Protecting your information and privacy on a PC

Presently, information sharing is an essential part of our economy. Whether you make a purchase from your home or office computer, information about your transaction is shared and stored. Information sharing and storage also applies to most of other financial and non-financial online transactions.

If information on your transaction is not shared, the transaction won’t be completed successfully. Imagine the scenario of making a purchase online. From consumer’s perspective, when you make a purchase online, the product you want, the price you are to pay, the location to where the item is shipped, and how you will pay is all part of the information sharing and storage. On the other hand, for the online merchant, additional information is also shared or generated based on your transaction. That information is likely to include:

  • The page where the purchase transaction was started
  • What page led you to the purchasing page? Was it a search engine? Or was it a link on the merchant’s website?
  • What other items did you purchase or saw?
  • Did you use an online recommendation service? Did that influence your purchase?

As this example shows, a single transaction can create a lot of (important) information. Once the information is collected, it does not mean it sits still. It moves to the appropriate channels to complete the current transaction and perhaps serve in some fashion any future marketing initiates. For instance, while the shipping department will need the shipping information to ship what is purchased, the marketing department may be interested in finding out which country or state online users are making the most purchases.

Notice for the shipping department information is readily available because it was supplied by the customer. However, for the marketing department’s information needs, information was derived from the collected information. So once the information is collected, it can be manipulated or stored – for future access. But as a consumer you may not be aware of all these processes involved with the information you generate online, partly because everything is happening in the background and so fast.

If you have purchased a book on or any other website, you probably don’t want any other unauthorized person to view your transaction, especially information on your payment card or check. It is a valid concern and this is why the media outlets report on technical breaches at companies that are deemed to keep customer information safe and away from hackers and spammers. Actually, companies shy from admitting and sharing with public or media outlets on any technical breaches on their systems because they fear of loosing customers. So it is difficult to know exactly how much information is actually stolen or misused. But this does not mean you should not protect your data or privacy when you use a computer at home or office.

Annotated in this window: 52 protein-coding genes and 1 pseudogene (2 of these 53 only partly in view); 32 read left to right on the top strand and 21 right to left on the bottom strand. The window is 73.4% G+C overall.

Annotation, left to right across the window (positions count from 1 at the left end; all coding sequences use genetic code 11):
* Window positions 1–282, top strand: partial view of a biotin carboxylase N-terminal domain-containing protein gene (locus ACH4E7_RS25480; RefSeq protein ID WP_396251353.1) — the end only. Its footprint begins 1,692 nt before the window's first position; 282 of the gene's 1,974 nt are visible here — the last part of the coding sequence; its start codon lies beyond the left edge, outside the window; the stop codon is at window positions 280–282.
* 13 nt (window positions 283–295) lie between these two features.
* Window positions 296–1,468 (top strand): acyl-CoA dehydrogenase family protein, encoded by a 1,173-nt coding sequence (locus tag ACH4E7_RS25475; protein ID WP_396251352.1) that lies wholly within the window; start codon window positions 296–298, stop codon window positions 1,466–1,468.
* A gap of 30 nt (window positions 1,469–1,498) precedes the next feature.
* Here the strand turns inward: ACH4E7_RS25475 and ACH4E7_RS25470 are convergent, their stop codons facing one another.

If your goal is to keep your information private on your computer, you will need to take all the known necessary precautions to guard it against any malicious use. Here are some tips to protect your information:

  • Limit physical access to your pc, whenever possible. You may have more options on this at home than at work.
  • Avoid using a computer in front of a window or where the computer screen can be seen by others. Again, you may have more choices at home. Keep your computer screen visible to just yourself, whenever possible.
  • Protect access to your computer or files by a password. This should also be considered even if you have limited the physical access to your computer.
  • Make sure to use difficult-to-guess passwords. Don’t write your password or other access information where it can be found easily by others.
  • Reduce exposure to your information. This applies to both online and offline activities. It is recommended to keep personal information to just yourself. Doing that greatly reduces the abuse of your information. Limit sharing information online, particularly if it will be made public.
  • Remove/delete sensitive information from online accounts, flash drives, and other medias whenever no longer needed to keep.
  • Avoid downloading from websites that you don’t trust. Avoid downloading free software unless you are certain that the product is safe to use.
  • Don’t install software on your computer that you don’t trust. Now days, software are sophisticated and they do a lot in background. This means malicious code or software can run without the user ever being aware of this is happening on his computer, perhaps learning about it when it is too late. Malicious code, when run, whether intentionally or not, can do unwanted tasks such as delete files, send content of the files to a remote user, and so on.
  • Consider saving valuable/sensitive information on your PC rather than printing it or saving it on an online account. Remember to keep such information protected with a password on your PC, is possible.
  • Remember to logout of an online session, particularly if you are using a publicly accessible computer. We recommend that you do this on your own PC as well because this will help you establish the habit of logging out regardless of who else accesses that computer.
  • Remember to empty the "Recycle Bin" (or "Trash") frequently. Doing this will permanently delete files from your machine.
Posted on 9/26/2007
by Raj Singh